Honors Global Seminar: Food Ethics in the Philippines (January 2020)

February 28, 2020

 

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One benefit of being in the Honors Program at St. Norbert College is that you are able to go on short term study abroad opportunities called Global Seminars. This last J-Term, the Honors Program sent seven brave souls, three women and four boys, to the Philippines for a global seminar focused on food ethics. The guides for this experience were the fearless Drs. Chan (Dr. Ben Chan, Philosophy) and Mann (Dr. Joel Mann, Director of the Honors Program/Philosophy). During this fourteen day trip, the group visited a variety of locations in the Philippines such as Manila, Lake Taal (before the volcano exploded), Baguio, Sagada, and Batangas. Needless to say, all of the students made it out alive and avoided natural disasters, more or less.

 

The purpose of the global seminar was different for everyone; every student had their own questions to answer about ethical food production. Namely, questions pertaining to certain food practices or what makes food good and why. For some students, the trip was a magical time filled with every college student’s dream: stupendous amounts of coffee! You may be asking why? The Philippines is known for their coffee and it's one of their major exports. For non-coffee drinkers, coffee tasting was similar to tasting burnt rubber and even raisins were toxic.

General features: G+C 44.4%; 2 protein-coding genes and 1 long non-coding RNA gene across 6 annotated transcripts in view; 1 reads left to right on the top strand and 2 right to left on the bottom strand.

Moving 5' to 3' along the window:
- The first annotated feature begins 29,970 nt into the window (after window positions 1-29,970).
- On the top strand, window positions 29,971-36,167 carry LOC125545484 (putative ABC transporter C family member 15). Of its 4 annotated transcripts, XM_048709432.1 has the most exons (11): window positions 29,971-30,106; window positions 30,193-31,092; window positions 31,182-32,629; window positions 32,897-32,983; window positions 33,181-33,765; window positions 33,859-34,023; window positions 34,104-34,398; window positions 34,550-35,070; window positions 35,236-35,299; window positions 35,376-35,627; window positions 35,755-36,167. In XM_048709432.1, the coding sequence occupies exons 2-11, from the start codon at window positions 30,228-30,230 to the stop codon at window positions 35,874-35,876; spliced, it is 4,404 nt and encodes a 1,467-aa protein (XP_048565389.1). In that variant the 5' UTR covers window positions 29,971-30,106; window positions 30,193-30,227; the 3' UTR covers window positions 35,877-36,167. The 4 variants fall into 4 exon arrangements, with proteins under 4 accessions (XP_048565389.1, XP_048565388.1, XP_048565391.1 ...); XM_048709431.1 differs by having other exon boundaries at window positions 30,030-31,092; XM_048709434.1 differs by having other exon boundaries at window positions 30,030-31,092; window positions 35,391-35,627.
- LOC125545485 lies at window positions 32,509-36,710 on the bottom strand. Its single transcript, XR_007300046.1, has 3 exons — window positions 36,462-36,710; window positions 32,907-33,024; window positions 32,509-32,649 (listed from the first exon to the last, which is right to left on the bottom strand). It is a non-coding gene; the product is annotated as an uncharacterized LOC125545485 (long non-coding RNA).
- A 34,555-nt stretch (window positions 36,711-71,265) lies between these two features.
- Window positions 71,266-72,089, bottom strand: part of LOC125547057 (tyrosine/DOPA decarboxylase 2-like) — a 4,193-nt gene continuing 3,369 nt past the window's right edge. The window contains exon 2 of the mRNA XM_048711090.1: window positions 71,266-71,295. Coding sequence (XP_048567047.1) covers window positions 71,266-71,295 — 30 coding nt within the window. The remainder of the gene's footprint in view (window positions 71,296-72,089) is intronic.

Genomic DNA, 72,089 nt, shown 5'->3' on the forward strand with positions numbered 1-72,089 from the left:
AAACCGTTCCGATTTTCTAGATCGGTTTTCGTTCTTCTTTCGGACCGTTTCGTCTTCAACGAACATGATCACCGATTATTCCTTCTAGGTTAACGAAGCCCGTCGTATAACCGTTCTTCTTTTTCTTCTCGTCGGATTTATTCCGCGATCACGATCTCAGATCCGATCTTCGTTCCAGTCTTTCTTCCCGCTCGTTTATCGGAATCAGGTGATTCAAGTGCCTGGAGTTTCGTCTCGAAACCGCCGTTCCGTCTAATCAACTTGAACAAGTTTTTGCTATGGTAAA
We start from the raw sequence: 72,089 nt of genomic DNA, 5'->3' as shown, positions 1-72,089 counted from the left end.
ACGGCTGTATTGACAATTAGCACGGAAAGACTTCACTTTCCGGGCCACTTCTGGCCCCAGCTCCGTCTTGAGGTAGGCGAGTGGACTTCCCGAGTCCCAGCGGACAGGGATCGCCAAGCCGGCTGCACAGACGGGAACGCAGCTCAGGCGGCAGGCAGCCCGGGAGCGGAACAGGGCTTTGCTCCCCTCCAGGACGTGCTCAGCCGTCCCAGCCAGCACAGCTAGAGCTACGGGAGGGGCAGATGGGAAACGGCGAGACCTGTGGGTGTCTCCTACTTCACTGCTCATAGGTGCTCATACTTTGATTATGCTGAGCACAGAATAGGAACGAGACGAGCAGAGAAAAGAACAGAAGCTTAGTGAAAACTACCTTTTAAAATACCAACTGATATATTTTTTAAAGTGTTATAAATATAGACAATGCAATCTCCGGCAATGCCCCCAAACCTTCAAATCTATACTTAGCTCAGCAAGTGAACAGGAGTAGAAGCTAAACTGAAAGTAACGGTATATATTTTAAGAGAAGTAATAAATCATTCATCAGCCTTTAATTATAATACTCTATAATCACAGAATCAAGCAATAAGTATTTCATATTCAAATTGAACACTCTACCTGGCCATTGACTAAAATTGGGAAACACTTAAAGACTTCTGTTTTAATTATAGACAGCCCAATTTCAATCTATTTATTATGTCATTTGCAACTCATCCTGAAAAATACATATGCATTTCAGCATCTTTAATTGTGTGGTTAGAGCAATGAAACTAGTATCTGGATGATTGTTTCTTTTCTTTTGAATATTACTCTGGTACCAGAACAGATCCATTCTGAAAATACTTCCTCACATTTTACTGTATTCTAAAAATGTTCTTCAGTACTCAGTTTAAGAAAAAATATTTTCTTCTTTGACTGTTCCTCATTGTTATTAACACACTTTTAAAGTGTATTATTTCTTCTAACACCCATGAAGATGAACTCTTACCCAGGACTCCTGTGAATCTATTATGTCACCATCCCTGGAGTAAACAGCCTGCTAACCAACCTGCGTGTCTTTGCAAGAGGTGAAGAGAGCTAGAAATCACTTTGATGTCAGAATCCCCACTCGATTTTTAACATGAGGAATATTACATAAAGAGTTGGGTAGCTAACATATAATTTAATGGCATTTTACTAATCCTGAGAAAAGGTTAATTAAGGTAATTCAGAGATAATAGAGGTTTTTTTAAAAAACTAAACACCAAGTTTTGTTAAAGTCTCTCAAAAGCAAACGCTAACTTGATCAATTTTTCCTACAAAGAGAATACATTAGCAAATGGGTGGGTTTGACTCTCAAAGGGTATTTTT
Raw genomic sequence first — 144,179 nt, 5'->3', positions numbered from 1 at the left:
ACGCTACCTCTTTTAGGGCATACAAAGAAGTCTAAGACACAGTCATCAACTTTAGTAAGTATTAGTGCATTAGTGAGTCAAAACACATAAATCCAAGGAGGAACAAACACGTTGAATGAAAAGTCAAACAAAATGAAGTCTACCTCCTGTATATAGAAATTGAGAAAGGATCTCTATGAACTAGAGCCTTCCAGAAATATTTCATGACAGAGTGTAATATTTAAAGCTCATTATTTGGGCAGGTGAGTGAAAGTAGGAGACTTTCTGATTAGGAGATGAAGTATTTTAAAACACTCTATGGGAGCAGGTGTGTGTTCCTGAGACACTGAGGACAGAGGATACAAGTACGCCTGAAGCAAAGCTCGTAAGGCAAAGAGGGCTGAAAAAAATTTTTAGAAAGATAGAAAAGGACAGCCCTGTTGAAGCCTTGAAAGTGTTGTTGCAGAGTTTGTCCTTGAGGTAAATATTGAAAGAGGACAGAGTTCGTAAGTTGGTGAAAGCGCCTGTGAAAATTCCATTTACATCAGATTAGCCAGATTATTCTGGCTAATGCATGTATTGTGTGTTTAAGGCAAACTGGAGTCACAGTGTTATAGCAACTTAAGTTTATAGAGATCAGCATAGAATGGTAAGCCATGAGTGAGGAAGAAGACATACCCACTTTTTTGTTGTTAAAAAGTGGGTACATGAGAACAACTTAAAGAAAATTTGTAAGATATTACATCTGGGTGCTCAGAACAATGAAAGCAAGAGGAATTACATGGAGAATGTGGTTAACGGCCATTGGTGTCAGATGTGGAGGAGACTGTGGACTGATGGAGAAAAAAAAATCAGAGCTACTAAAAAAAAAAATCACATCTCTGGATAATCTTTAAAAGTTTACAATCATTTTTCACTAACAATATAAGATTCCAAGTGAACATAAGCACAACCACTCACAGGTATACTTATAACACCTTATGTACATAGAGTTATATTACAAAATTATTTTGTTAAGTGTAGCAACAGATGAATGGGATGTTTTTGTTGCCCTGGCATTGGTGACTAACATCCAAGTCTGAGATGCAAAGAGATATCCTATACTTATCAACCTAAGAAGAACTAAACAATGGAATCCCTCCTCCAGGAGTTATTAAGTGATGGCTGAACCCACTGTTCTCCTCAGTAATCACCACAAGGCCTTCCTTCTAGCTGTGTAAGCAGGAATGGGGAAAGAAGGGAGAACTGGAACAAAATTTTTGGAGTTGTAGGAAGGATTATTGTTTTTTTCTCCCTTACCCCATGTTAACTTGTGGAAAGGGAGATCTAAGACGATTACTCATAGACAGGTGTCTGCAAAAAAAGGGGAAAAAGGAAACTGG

Students quickly learned that very unfortunate circumstances happen within a facade of decadent natural landscape. Some of the most beautiful, joy bringing things come from the worst conditions. The unfortunate circumstances revolve around the unethical treatment of farmers and their crops by buyers of the products. The buyers' actions cause a disparity and divide between those who grow, tend, and sell the crops and those that utilize the crops. Coffee farmers are often taken advantage of. Buyers regularly make statements to devalue the farmers' livelihood, coffee. Coffee farmers lack the power and resources to contest the claims and are forced to sell their product for an unfair price, leaving them without funds to sustain their crop successfully and continue to live in or near the poverty level.

 

Many on the global seminar learned that the next time you drink a cup of coffee, ask yourself, “Who made this and how are they doing?” because that coffee could be someone's stolen livelihood. 

 

Stay tuned for further pictures, reflections, and recaps of this global seminar from other student attendees coming up in future issues! 



 

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